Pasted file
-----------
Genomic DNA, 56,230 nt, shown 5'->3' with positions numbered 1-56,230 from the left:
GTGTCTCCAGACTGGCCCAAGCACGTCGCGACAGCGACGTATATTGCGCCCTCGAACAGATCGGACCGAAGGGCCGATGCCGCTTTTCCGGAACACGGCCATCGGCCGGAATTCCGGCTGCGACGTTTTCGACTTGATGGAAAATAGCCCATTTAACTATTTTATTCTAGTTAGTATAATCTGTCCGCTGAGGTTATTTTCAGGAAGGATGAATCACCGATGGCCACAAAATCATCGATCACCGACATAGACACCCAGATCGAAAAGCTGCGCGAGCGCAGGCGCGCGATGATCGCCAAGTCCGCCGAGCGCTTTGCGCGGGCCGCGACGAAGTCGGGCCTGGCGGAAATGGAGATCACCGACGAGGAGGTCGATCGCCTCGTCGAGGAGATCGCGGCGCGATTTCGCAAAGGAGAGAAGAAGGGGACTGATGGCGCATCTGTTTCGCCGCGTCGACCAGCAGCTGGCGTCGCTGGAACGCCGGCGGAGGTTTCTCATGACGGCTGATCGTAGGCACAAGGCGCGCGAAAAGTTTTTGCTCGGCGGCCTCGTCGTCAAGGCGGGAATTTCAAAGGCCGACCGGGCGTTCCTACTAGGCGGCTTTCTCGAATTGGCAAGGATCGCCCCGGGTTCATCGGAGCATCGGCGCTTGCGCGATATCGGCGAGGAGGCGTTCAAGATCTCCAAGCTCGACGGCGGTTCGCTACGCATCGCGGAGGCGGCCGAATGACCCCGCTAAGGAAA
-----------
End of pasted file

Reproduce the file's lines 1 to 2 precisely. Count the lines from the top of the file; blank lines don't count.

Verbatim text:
Genomic DNA, 56,230 nt, shown 5'->3' with positions numbered 1-56,230 from the left:
GTGTCTCCAGACTGGCCCAAGCACGTCGCGACAGCGACGTATATTGCGCCCTCGAACAGATCGGACCGAAGGGCCGATGCCGCTTTTCCGGAACACGGCCATCGGCCGGAATTCCGGCTGCGACGTTTTCGACTTGATGGAAAATAGCCCATTTAACTATTTTATTCTAGTTAGTATAATCTGTCCGCTGAGGTTATTTTCAGGAAGGATGAATCACCGATGGCCACAAAATCATCGATCACCGACATAGACACCCAGATCGAAAAGCTGCGCGAGCGCAGGCGCGCGATGATCGCCAAGTCCGCCGAGCGCTTTGCGCGGGCCGCGACGAAGTCGGGCCTGGCGGAAATGGAGATCACCGACGAGGAGGTCGATCGCCTCGTCGAGGAGATCGCGGCGCGATTTCGCAAAGGAGAGAAGAAGGGGACTGATGGCGCATCTGTTTCGCCGCGTCGACCAGCAGCTGGCGTCGCTGGAACGCCGGCGGAGGTTTCTCATGACGGCTGATCGTAGGCACAAGGCGCGCGAAAAGTTTTTGCTCGGCGGCCTCGTCGTCAAGGCGGGAATTTCAAAGGCCGACCGGGCGTTCCTACTAGGCGGCTTTCTCGAATTGGCAAGGATCGCCCCGGGTTCATCGGAGCATCGGCGCTTGCGCGATATCGGCGAGGAGGCGTTCAAGATCTCCAAGCTCGACGGCGGTTCGCTACGCATCGCGGAGGCGGCCGAATGACCCCGCTAAGGAAA